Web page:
Last week, at an event co-hosted by Just Security and NYU’s Brennan Center for Justice, the NSA’s Civil Liberties and Privacy Director Rebecca Richards dropped the ball. Whenasked whether Americans should be comfortable with our current surveillance regime should someone like Donald Trump become president, she gave a milquetoast answer obviously intended to comfort the uninitiated. But in doing so, she revealed a serious deficit in our legal system.
Richards went on for a few minutes about how valuable it is to have someone like her “inside the building” having conversations about civil liberties and privacy with other NSA folks because it can be uncomfortable talking to outside overseers about the implications of what they are doing. Then she made a passing reference — before an audience of surveillance experts — to the “layers of accountability” provided by the Office of the Director of National Intelligence, the Justice Department, the Privacy and Civil Liberties Oversight Board, and Congress.
History tells us that up against a determined adversary from within the most powerful office in the world, America’s surveillance safeguards are anemic, barely bumps in the road. What about oversight has changed since 2001 that would stop another president from starting a new StellarWind?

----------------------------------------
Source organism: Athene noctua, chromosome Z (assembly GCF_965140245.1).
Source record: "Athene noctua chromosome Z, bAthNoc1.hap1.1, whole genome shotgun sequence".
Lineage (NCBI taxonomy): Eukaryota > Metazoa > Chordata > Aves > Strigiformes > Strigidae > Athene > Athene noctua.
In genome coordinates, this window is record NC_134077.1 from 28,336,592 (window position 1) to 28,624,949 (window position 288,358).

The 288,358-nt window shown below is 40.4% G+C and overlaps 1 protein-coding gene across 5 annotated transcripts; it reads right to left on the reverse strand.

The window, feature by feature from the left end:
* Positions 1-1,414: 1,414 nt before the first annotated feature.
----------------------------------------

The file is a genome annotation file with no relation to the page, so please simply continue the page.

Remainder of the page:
Kurt Eichenwald’s 500 Days: Secrets and Lies in the Terror Wars tells the story of how the Bush administration initiated StellarWind, an illegal domestic spying program, by manipulating Executive Branch agencies under the president’s command and without answering to judges or Congress. Bush, unlike Nixon or Trump, wasn’t acting politically. He had the legitimate motivation of protecting the country. Nevertheless, he hid StellarWind from even national security officials in his own administration, never mind from Congress. And think how much craftier Bush would have been at hiding his steps from “oversight” if his surveillance goals were Trump’s — to identify accused terrorists’ families to be killed in retaliation or to make a short list of candidates for waterboarding.
Here’s some of what the Bush administration did. Attorney General John Ashcroft only learned about StellarWind a few days after Bush had already okayed it and the spying had begun. Then, despite the fact he was the lead law enforcement officer of the nation, Attorney General Ashcroft conducted no legal research to verify the President’s conclusion that the domestic dragnet collection was acceptable. The President had “just shoved [the order] in front of me and told me to sign it,” Ashcroft said. Ashcroft didn’t rock the boat, and he didn’t delay. He just signed it.
Read the full post at Just Security.